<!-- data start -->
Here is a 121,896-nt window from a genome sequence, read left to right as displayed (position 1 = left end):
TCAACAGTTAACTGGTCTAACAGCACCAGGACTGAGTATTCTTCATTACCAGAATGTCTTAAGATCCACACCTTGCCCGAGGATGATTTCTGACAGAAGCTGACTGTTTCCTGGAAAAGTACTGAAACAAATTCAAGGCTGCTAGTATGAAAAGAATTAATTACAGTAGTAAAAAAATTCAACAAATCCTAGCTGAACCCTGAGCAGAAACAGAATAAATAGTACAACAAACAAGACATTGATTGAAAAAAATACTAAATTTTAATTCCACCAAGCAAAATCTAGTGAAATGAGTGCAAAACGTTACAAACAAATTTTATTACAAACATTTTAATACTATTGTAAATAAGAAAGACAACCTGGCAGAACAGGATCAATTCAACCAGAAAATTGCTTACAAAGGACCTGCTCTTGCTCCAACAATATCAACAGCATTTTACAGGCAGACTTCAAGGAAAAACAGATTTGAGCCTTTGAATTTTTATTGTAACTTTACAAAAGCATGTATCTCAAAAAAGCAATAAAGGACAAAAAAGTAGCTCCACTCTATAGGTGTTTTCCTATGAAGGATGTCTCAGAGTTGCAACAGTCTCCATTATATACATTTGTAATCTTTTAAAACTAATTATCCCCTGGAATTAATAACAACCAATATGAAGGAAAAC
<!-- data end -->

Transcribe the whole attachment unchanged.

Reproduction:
Here is a 121,896-nt window from a genome sequence, read left to right as displayed (position 1 = left end):
TCAACAGTTAACTGGTCTAACAGCACCAGGACTGAGTATTCTTCATTACCAGAATGTCTTAAGATCCACACCTTGCCCGAGGATGATTTCTGACAGAAGCTGACTGTTTCCTGGAAAAGTACTGAAACAAATTCAAGGCTGCTAGTATGAAAAGAATTAATTACAGTAGTAAAAAAATTCAACAAATCCTAGCTGAACCCTGAGCAGAAACAGAATAAATAGTACAACAAACAAGACATTGATTGAAAAAAATACTAAATTTTAATTCCACCAAGCAAAATCTAGTGAAATGAGTGCAAAACGTTACAAACAAATTTTATTACAAACATTTTAATACTATTGTAAATAAGAAAGACAACCTGGCAGAACAGGATCAATTCAACCAGAAAATTGCTTACAAAGGACCTGCTCTTGCTCCAACAATATCAACAGCATTTTACAGGCAGACTTCAAGGAAAAACAGATTTGAGCCTTTGAATTTTTATTGTAACTTTACAAAAGCATGTATCTCAAAAAAGCAATAAAGGACAAAAAAGTAGCTCCACTCTATAGGTGTTTTCCTATGAAGGATGTCTCAGAGTTGCAACAGTCTCCATTATATACATTTGTAATCTTTTAAAACTAATTATCCCCTGGAATTAATAACAACCAATATGAAGGAAAAC